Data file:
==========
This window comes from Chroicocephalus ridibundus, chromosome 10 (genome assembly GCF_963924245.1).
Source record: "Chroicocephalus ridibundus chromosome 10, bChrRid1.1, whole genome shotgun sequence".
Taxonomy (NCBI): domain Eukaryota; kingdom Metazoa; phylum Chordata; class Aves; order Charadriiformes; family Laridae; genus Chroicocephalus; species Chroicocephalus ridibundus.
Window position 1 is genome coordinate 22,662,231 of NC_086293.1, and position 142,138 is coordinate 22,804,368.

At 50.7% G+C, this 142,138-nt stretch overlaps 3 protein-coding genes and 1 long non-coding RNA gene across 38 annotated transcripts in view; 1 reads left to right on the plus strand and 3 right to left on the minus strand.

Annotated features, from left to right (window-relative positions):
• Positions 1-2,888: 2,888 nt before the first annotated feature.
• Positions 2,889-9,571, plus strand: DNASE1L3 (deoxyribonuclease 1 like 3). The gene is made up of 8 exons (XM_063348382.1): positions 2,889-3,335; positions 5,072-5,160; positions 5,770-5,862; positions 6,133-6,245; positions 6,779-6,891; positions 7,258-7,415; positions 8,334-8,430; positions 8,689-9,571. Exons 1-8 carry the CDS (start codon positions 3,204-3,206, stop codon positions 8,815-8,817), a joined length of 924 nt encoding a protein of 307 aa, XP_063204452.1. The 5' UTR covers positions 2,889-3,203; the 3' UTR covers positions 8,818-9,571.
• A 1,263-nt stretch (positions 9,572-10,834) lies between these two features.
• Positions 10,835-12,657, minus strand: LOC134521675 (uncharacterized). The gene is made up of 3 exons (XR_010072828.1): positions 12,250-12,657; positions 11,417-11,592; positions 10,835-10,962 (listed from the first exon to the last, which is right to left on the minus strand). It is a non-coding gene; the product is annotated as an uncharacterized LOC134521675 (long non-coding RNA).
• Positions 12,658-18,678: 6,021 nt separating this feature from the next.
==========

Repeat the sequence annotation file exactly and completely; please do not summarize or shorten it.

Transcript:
This window comes from Chroicocephalus ridibundus, chromosome 10 (genome assembly GCF_963924245.1).
Source record: "Chroicocephalus ridibundus chromosome 10, bChrRid1.1, whole genome shotgun sequence".
Taxonomy (NCBI): domain Eukaryota; kingdom Metazoa; phylum Chordata; class Aves; order Charadriiformes; family Laridae; genus Chroicocephalus; species Chroicocephalus ridibundus.
Window position 1 is genome coordinate 22,662,231 of NC_086293.1, and position 142,138 is coordinate 22,804,368.

At 50.7% G+C, this 142,138-nt stretch overlaps 3 protein-coding genes and 1 long non-coding RNA gene across 38 annotated transcripts in view; 1 reads left to right on the plus strand and 3 right to left on the minus strand.

Annotated features, from left to right (window-relative positions):
• Positions 1-2,888: 2,888 nt before the first annotated feature.
• Positions 2,889-9,571, plus strand: DNASE1L3 (deoxyribonuclease 1 like 3). The gene is made up of 8 exons (XM_063348382.1): positions 2,889-3,335; positions 5,072-5,160; positions 5,770-5,862; positions 6,133-6,245; positions 6,779-6,891; positions 7,258-7,415; positions 8,334-8,430; positions 8,689-9,571. Exons 1-8 carry the CDS (start codon positions 3,204-3,206, stop codon positions 8,815-8,817), a joined length of 924 nt encoding a protein of 307 aa, XP_063204452.1. The 5' UTR covers positions 2,889-3,203; the 3' UTR covers positions 8,818-9,571.
• A 1,263-nt stretch (positions 9,572-10,834) lies between these two features.
• Positions 10,835-12,657, minus strand: LOC134521675 (uncharacterized). The gene is made up of 3 exons (XR_010072828.1): positions 12,250-12,657; positions 11,417-11,592; positions 10,835-10,962 (listed from the first exon to the last, which is right to left on the minus strand). It is a non-coding gene; the product is annotated as an uncharacterized LOC134521675 (long non-coding RNA).
• Positions 12,658-18,678: 6,021 nt separating this feature from the next.